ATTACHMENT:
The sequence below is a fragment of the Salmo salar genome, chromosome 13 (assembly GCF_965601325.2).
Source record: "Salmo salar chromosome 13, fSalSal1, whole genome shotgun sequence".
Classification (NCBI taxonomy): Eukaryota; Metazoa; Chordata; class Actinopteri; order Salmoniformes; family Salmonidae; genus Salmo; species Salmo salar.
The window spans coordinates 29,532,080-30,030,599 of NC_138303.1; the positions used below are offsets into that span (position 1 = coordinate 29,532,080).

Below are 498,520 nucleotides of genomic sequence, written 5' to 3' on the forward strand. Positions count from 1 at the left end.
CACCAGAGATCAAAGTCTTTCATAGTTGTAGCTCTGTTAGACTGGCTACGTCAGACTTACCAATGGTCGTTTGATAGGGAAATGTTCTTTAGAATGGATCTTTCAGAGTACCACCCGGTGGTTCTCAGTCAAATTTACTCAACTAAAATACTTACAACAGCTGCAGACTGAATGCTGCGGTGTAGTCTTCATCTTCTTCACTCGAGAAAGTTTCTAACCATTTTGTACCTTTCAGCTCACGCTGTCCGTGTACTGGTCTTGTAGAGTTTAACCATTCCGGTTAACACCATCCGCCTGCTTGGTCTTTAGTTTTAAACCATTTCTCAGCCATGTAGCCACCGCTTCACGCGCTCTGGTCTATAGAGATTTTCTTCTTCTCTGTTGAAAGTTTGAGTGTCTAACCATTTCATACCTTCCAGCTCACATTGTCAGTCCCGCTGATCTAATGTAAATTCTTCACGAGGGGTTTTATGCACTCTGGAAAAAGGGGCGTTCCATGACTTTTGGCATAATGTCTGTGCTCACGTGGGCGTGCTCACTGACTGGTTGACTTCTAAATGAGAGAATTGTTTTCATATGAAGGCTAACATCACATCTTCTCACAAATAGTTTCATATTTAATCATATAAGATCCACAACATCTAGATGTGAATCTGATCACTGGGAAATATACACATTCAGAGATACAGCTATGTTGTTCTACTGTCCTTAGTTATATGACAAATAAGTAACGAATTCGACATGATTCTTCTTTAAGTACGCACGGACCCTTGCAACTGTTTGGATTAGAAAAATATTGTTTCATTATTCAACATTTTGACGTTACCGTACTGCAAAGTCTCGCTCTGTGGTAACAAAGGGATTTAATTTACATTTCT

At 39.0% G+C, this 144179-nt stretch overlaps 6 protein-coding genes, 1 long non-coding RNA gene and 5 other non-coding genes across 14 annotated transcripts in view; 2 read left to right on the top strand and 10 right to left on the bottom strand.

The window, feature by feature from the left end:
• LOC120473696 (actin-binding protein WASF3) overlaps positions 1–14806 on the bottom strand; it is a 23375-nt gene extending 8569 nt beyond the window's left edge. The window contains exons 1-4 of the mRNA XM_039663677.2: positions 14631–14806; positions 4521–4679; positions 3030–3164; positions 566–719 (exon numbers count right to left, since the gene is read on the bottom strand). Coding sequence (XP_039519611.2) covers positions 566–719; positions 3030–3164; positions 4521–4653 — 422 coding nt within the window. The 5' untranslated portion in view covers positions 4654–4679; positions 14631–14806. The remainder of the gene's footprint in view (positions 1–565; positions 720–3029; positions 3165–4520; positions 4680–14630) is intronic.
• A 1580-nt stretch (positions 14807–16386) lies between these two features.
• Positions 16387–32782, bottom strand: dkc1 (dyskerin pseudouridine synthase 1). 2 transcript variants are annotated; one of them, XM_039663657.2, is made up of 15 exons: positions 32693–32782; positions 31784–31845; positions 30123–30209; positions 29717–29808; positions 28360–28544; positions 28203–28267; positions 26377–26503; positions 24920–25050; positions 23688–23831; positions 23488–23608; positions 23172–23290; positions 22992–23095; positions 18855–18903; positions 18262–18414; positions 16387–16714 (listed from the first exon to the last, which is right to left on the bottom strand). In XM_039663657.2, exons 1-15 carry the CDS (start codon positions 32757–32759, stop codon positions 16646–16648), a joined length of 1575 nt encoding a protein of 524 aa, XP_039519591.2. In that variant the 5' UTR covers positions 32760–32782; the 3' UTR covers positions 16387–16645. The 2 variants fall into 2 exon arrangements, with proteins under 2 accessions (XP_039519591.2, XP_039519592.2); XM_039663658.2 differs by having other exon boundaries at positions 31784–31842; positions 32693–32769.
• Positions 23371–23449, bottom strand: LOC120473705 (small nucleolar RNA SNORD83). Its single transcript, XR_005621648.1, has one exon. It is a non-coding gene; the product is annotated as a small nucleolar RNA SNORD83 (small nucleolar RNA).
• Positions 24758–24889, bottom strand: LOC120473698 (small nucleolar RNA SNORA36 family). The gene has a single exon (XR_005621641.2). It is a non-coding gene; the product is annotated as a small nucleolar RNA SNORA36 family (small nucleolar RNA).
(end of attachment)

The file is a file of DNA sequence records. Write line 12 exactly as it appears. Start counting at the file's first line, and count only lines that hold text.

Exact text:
• Positions 23371–23449, bottom strand: LOC120473705 (small nucleolar RNA SNORD83). Its single transcript, XR_005621648.1, has one exon. It is a non-coding gene; the product is annotated as a small nucleolar RNA SNORD83 (small nucleolar RNA).